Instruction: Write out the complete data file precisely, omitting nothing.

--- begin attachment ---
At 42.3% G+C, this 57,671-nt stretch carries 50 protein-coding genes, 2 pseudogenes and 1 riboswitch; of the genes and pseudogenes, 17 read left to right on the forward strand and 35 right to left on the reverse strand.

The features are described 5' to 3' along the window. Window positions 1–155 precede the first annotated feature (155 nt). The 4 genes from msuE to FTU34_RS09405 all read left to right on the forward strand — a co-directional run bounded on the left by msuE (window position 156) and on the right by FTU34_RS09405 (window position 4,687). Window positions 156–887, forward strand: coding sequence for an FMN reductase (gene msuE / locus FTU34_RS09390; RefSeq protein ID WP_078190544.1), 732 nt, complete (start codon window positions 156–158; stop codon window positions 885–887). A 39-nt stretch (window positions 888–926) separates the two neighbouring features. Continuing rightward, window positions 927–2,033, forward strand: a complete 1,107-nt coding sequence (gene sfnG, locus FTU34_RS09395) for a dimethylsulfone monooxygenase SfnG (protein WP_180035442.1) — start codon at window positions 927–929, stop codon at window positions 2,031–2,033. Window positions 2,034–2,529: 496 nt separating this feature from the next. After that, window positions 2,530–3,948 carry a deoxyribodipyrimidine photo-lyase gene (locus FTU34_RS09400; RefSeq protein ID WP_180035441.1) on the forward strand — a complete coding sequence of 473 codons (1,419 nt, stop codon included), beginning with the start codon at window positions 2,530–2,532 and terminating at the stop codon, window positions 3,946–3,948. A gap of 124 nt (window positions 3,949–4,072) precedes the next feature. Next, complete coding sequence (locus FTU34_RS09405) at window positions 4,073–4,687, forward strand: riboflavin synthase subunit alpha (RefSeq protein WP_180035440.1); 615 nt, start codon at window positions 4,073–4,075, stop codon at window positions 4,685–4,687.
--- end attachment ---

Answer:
At 42.3% G+C, this 57,671-nt stretch carries 50 protein-coding genes, 2 pseudogenes and 1 riboswitch; of the genes and pseudogenes, 17 read left to right on the forward strand and 35 right to left on the reverse strand.

The features are described 5' to 3' along the window. Window positions 1–155 precede the first annotated feature (155 nt). The 4 genes from msuE to FTU34_RS09405 all read left to right on the forward strand — a co-directional run bounded on the left by msuE (window position 156) and on the right by FTU34_RS09405 (window position 4,687). Window positions 156–887, forward strand: coding sequence for an FMN reductase (gene msuE / locus FTU34_RS09390; RefSeq protein ID WP_078190544.1), 732 nt, complete (start codon window positions 156–158; stop codon window positions 885–887). A 39-nt stretch (window positions 888–926) separates the two neighbouring features. Continuing rightward, window positions 927–2,033, forward strand: a complete 1,107-nt coding sequence (gene sfnG, locus FTU34_RS09395) for a dimethylsulfone monooxygenase SfnG (protein WP_180035442.1) — start codon at window positions 927–929, stop codon at window positions 2,031–2,033. Window positions 2,034–2,529: 496 nt separating this feature from the next. After that, window positions 2,530–3,948 carry a deoxyribodipyrimidine photo-lyase gene (locus FTU34_RS09400; RefSeq protein ID WP_180035441.1) on the forward strand — a complete coding sequence of 473 codons (1,419 nt, stop codon included), beginning with the start codon at window positions 2,530–2,532 and terminating at the stop codon, window positions 3,946–3,948. A gap of 124 nt (window positions 3,949–4,072) precedes the next feature. Next, complete coding sequence (locus FTU34_RS09405) at window positions 4,073–4,687, forward strand: riboflavin synthase subunit alpha (RefSeq protein WP_180035440.1); 615 nt, start codon at window positions 4,073–4,075, stop codon at window positions 4,685–4,687.